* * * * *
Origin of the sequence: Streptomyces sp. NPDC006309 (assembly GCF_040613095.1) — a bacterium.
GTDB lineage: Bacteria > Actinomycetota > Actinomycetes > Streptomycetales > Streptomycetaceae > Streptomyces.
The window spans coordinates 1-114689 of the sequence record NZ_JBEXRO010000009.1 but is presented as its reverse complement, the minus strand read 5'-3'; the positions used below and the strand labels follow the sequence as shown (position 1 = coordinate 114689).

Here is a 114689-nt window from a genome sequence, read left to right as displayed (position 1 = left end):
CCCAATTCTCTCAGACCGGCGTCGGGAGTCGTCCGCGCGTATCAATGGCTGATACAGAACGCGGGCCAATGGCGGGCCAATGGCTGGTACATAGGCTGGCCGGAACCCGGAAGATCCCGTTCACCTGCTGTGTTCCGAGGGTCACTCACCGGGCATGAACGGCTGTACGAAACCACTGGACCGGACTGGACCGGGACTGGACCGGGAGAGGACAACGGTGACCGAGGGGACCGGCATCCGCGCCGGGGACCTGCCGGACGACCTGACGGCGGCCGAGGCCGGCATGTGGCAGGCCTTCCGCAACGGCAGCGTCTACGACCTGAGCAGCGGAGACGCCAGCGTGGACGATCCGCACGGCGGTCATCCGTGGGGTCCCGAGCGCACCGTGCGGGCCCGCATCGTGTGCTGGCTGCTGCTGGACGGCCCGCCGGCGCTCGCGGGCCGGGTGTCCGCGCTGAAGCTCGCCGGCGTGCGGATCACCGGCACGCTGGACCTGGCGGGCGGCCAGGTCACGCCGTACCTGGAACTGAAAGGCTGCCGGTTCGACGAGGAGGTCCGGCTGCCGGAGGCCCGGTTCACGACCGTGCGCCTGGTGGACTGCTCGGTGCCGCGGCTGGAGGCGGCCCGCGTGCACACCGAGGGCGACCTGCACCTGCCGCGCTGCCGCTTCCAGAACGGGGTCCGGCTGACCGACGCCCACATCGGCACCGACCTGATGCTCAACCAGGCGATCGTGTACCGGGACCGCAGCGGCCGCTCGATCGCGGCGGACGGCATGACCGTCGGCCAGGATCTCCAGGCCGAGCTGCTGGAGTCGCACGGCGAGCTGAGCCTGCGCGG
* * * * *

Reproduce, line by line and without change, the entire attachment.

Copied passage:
Origin of the sequence: Streptomyces sp. NPDC006309 (assembly GCF_040613095.1) — a bacterium.
GTDB lineage: Bacteria > Actinomycetota > Actinomycetes > Streptomycetales > Streptomycetaceae > Streptomyces.
The window spans coordinates 1-114689 of the sequence record NZ_JBEXRO010000009.1 but is presented as its reverse complement, the minus strand read 5'-3'; the positions used below and the strand labels follow the sequence as shown (position 1 = coordinate 114689).

Here is a 114689-nt window from a genome sequence, read left to right as displayed (position 1 = left end):
CCCAATTCTCTCAGACCGGCGTCGGGAGTCGTCCGCGCGTATCAATGGCTGATACAGAACGCGGGCCAATGGCGGGCCAATGGCTGGTACATAGGCTGGCCGGAACCCGGAAGATCCCGTTCACCTGCTGTGTTCCGAGGGTCACTCACCGGGCATGAACGGCTGTACGAAACCACTGGACCGGACTGGACCGGGACTGGACCGGGAGAGGACAACGGTGACCGAGGGGACCGGCATCCGCGCCGGGGACCTGCCGGACGACCTGACGGCGGCCGAGGCCGGCATGTGGCAGGCCTTCCGCAACGGCAGCGTCTACGACCTGAGCAGCGGAGACGCCAGCGTGGACGATCCGCACGGCGGTCATCCGTGGGGTCCCGAGCGCACCGTGCGGGCCCGCATCGTGTGCTGGCTGCTGCTGGACGGCCCGCCGGCGCTCGCGGGCCGGGTGTCCGCGCTGAAGCTCGCCGGCGTGCGGATCACCGGCACGCTGGACCTGGCGGGCGGCCAGGTCACGCCGTACCTGGAACTGAAAGGCTGCCGGTTCGACGAGGAGGTCCGGCTGCCGGAGGCCCGGTTCACGACCGTGCGCCTGGTGGACTGCTCGGTGCCGCGGCTGGAGGCGGCCCGCGTGCACACCGAGGGCGACCTGCACCTGCCGCGCTGCCGCTTCCAGAACGGGGTCCGGCTGACCGACGCCCACATCGGCACCGACCTGATGCTCAACCAGGCGATCGTGTACCGGGACCGCAGCGGCCGCTCGATCGCGGCGGACGGCATGACCGTCGGCCAGGATCTCCAGGCCGAGCTGCTGGAGTCGCACGGCGAGCTGAGCCTGCGCGG